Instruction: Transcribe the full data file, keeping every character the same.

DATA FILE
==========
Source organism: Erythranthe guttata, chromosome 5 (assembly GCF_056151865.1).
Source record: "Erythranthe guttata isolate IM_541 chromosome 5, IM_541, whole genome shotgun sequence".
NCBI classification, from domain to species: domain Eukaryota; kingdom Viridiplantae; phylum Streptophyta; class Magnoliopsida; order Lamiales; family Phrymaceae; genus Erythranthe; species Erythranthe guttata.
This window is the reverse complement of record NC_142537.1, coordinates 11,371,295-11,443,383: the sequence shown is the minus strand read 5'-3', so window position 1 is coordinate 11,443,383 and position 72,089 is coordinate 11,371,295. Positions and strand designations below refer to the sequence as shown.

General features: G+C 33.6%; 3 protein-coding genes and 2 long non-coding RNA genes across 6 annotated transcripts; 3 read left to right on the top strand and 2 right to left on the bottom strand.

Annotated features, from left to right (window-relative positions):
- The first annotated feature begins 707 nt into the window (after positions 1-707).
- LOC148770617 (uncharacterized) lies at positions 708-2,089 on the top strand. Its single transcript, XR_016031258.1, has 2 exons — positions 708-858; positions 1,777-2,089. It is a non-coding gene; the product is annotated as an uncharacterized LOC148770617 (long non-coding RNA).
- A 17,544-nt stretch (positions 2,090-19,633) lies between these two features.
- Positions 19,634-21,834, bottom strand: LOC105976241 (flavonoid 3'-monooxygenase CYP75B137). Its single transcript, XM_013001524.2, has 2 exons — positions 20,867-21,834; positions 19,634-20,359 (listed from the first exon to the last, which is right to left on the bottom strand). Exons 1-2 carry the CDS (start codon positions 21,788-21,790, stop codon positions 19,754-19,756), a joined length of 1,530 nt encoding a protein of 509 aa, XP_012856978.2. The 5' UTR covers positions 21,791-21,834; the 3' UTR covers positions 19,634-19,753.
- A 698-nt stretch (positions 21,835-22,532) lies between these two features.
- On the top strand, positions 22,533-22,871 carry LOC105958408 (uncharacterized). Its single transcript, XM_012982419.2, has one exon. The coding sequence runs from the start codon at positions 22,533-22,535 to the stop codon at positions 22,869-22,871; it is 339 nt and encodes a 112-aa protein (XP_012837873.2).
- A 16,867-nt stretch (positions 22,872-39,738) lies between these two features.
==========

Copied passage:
Source organism: Erythranthe guttata, chromosome 5 (assembly GCF_056151865.1).
Source record: "Erythranthe guttata isolate IM_541 chromosome 5, IM_541, whole genome shotgun sequence".
NCBI classification, from domain to species: domain Eukaryota; kingdom Viridiplantae; phylum Streptophyta; class Magnoliopsida; order Lamiales; family Phrymaceae; genus Erythranthe; species Erythranthe guttata.
This window is the reverse complement of record NC_142537.1, coordinates 11,371,295-11,443,383: the sequence shown is the minus strand read 5'-3', so window position 1 is coordinate 11,443,383 and position 72,089 is coordinate 11,371,295. Positions and strand designations below refer to the sequence as shown.

General features: G+C 33.6%; 3 protein-coding genes and 2 long non-coding RNA genes across 6 annotated transcripts; 3 read left to right on the top strand and 2 right to left on the bottom strand.

Annotated features, from left to right (window-relative positions):
- The first annotated feature begins 707 nt into the window (after positions 1-707).
- LOC148770617 (uncharacterized) lies at positions 708-2,089 on the top strand. Its single transcript, XR_016031258.1, has 2 exons — positions 708-858; positions 1,777-2,089. It is a non-coding gene; the product is annotated as an uncharacterized LOC148770617 (long non-coding RNA).
- A 17,544-nt stretch (positions 2,090-19,633) lies between these two features.
- Positions 19,634-21,834, bottom strand: LOC105976241 (flavonoid 3'-monooxygenase CYP75B137). Its single transcript, XM_013001524.2, has 2 exons — positions 20,867-21,834; positions 19,634-20,359 (listed from the first exon to the last, which is right to left on the bottom strand). Exons 1-2 carry the CDS (start codon positions 21,788-21,790, stop codon positions 19,754-19,756), a joined length of 1,530 nt encoding a protein of 509 aa, XP_012856978.2. The 5' UTR covers positions 21,791-21,834; the 3' UTR covers positions 19,634-19,753.
- A 698-nt stretch (positions 21,835-22,532) lies between these two features.
- On the top strand, positions 22,533-22,871 carry LOC105958408 (uncharacterized). Its single transcript, XM_012982419.2, has one exon. The coding sequence runs from the start codon at positions 22,533-22,535 to the stop codon at positions 22,869-22,871; it is 339 nt and encodes a 112-aa protein (XP_012837873.2).
- A 16,867-nt stretch (positions 22,872-39,738) lies between these two features.